The whole story of exploration: part one, brave new world
Image credit: Getty Images, Diomedia
Map-making goes back to the dawn of exploration, but the first systematic approaches only became possible with the arrival of time-keeping technology.
Although humankind’s migration out of the African continent started some two million years ago, this gradual spread through tribal relocation across the globe isn’t exploration in modern terms. We tend now to think of the purpose of exploration in economic, geopolitical and resource availability terms. The way we have sought to make that easier, notes Eugene Rae, expert in the history of exploration instrumentation and artefacts at Royal Geographical Society, “is to have better technology”.
It was three millennia ago that the Phoenicians set out on their maritime explorations, navigating by the stars. A little over two millennia ago, Pythias the Greek ‘discovered’ what is now Britain by sailing past Gibraltar out of the Mediterranean Sea and heading north. Yet these ancient and apparently ad hoc forays into the unknown have little to do with technological breakthrough, and more to do with a hunger for gold.
Likewise, although Zhang Qian’s travels into China’s interior in the first century BCE have the appearance of exploration, his real motivation was to raise an army for the Emperor. Early travellers along the Silk Route penetrated deep into central Asia, while early Christian missionaries travelled east across Europe as far as modern Russia and Turkey. Ptolemy pioneered early cartography, but most early map-makers often got it badly wrong, their efforts being of limited navigational value.
It was with Ibn Battuta in the early 14th century that the dawn of modern exploration came. While there’s nothing particularly important about his journey from Morocco to Mecca along a fairly well-established route, the difference was that he spent 24 years doing it. He recorded his adventures in a work entitled ‘A Gift to Those Who Contemplate the Wonders of Cities and the Marvels of Traveling’.
The following century saw the start in earnest of systematic, state-sponsored exploration, in the form of Prince Henry the Navigator’s efforts to plant the Portuguese flag. Henry’s voyages were to colonise islands such as the Azores and the Canaries, which became vital jumping-off and resupply points for maritime explorers en-route to the Americas, India and the Far East. With morality as its fossil fuel, this approach to exploration led to the slave trade, and brought massive economic growth to Europe through commerce in silver, silk, textiles, spices and indigo. Ultimately, it was the dawn of international, trans-oceanic economy that led the way for exploration in the quest for resources and wealth.
For Rae, it is the Renaissance that really started the technological surge. “We’re talking about the Portuguese and the Spanish with their use of instruments such as the astrolabe, a device used for navigating by the stars.” The astrolabe, an inclinometer that could calculate a ship’s latitude providing the local time was known, had existed since ancient times. Yet, during the time of Henry the Navigator, they were redesigned and stabilised specifically for marine use, first made of metal and batch produced. By the mid-16th century a related instrument, the ‘nocturnal’, was used to calculate latitude – as its name hints – at night from the relative position of two known stars.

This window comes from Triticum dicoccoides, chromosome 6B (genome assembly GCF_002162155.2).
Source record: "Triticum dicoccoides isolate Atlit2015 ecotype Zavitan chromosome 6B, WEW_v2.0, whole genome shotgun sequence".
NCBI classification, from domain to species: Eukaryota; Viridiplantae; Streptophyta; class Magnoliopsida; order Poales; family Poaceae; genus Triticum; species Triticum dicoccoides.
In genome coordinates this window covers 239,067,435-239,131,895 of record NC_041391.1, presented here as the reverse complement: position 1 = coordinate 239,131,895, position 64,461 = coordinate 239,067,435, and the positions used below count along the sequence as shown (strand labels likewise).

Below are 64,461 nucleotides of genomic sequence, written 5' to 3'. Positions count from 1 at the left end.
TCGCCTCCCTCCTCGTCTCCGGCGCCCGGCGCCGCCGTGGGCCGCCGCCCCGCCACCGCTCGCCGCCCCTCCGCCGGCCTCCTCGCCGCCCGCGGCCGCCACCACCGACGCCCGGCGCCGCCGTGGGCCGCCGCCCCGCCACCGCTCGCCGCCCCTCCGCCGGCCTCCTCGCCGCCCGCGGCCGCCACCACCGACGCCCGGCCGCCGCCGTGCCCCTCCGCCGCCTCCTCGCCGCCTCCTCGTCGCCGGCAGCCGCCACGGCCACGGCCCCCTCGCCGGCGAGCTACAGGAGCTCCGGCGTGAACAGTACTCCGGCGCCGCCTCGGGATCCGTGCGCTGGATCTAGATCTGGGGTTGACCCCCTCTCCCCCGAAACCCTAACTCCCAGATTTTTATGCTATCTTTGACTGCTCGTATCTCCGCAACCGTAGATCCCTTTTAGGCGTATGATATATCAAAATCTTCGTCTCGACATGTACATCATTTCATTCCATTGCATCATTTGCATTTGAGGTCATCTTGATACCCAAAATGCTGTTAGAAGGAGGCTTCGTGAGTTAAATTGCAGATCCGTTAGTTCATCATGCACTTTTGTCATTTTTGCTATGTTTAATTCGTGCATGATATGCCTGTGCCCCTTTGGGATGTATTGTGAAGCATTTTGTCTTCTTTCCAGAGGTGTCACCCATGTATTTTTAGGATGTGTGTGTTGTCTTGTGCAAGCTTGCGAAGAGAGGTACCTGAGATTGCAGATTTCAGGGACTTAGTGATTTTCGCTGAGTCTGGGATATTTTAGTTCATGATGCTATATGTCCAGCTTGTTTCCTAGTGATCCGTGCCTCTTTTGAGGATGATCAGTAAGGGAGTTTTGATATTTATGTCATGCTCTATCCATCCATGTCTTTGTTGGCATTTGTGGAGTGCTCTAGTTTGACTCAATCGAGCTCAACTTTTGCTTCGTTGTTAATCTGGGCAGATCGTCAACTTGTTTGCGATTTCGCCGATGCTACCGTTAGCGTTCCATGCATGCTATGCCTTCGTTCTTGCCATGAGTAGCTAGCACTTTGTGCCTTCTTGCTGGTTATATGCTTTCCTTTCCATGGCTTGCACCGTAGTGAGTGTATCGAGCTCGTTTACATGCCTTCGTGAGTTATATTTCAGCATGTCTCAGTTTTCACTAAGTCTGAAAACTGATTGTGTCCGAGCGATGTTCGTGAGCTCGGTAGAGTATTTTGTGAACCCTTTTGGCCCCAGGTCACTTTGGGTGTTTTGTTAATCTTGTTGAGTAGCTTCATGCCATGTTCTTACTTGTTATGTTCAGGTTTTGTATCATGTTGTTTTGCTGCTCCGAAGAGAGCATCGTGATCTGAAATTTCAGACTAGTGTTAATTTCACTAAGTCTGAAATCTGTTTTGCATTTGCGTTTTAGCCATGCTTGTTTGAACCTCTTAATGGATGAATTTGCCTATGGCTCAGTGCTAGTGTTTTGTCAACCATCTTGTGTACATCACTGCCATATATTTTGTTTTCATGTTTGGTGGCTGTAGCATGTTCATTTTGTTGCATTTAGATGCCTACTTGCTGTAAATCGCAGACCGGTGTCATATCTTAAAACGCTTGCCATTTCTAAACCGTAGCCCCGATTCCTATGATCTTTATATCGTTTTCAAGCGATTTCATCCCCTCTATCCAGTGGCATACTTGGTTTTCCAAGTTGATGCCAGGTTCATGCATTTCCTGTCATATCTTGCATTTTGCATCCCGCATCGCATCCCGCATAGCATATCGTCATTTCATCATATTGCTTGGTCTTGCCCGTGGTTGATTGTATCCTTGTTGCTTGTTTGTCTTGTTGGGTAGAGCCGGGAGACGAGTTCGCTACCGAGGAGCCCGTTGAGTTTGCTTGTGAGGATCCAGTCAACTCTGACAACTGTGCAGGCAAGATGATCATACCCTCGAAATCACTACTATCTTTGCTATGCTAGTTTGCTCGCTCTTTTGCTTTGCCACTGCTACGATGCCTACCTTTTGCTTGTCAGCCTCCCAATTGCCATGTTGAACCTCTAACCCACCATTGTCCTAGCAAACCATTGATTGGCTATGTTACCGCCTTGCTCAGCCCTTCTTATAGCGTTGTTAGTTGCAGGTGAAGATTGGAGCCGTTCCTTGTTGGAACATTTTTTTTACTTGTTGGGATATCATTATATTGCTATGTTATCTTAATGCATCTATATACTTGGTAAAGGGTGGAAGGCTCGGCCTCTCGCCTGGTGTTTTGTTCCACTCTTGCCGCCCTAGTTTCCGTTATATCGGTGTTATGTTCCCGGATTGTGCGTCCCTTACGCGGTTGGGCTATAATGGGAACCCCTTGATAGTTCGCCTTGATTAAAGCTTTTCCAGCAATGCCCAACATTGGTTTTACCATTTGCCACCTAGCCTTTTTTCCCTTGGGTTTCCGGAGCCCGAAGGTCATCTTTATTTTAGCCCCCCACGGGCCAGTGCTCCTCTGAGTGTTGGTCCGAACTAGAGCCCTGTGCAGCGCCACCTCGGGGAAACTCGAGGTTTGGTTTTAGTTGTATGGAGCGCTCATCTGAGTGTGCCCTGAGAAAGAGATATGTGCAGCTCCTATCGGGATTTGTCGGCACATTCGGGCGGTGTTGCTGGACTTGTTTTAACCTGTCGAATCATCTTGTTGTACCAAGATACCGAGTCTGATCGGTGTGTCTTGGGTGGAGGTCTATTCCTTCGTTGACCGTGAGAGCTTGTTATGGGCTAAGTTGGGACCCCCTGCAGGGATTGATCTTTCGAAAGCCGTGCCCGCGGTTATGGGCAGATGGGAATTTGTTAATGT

“This was just the start,” says Rae, noting that it was around this time the portable quadrant (essentially a quarter of an astrolabe) became popular in maritime exploration. By the end of the 16th century, navigator John Davis had invented the ‘backstaff’, which measured the Sun’s position from a projected shadow (similar in concept to the sun-dial that dates back to ancient Egyptian astronomy).
The big drawback to these instruments (apart from their inaccuracy) was they damaged the users’ eyes. “The later sextant was not only more accurate, but was safer to use,” says Rae.
“Quadrants were the navigational instruments that would have been used in most voyages up to Captain Cook,” Rae adds, yet Cook is significantly different: “his three late-18th-century voyages were for scientific investigation.”
In navigational terms, the leap forward was the appearance of ships’ chronometers that would give the explorer a precise calculation of longitude, which meant that true position at sea was starting to take shape. Cook used the K1 (a copy of John Harrison’s famous ground-breaking H4). Yet the problem was cost. During Cook’s time, the outlay represented 30 per cent of the ship’s value. But by the 19th century, the cost had fallen to the equivalent of two-weeks’ wages.
Harrison’s longitude revolution
When it comes to calculating a precise position at sea, the mariner needs to know latitude and longitude: the intersection of the two represents an exact location. While the former is relatively easy to calculate with an inclinometer fixed on a celestial body (such as the Sun) at a known time (such as noon), calculating precise longitude is much more complex, as it relies on accurately knowing time, and the time back at your home port. Until the 18th century, this could not be achieved because pendulum clock technology cannot be relied on at sea.
In 1714, the British government offered a prize of £20,000 (£3m in today’s money) to the person that could provide a ‘Practicable and Useful’ solution to determining longitude at sea. This is where the Yorkshire horologist and engineer John Harrison comes into the picture. Harrison came up with the H4 ‘sea watch’ – a 5.2in diameter circular instrument resembling a modern watch – that was first trialed in 1761. By the turn of the century, the H4 (and its numerous clones) had become a routine fixture on long voyages and the problem of longitude was solved.
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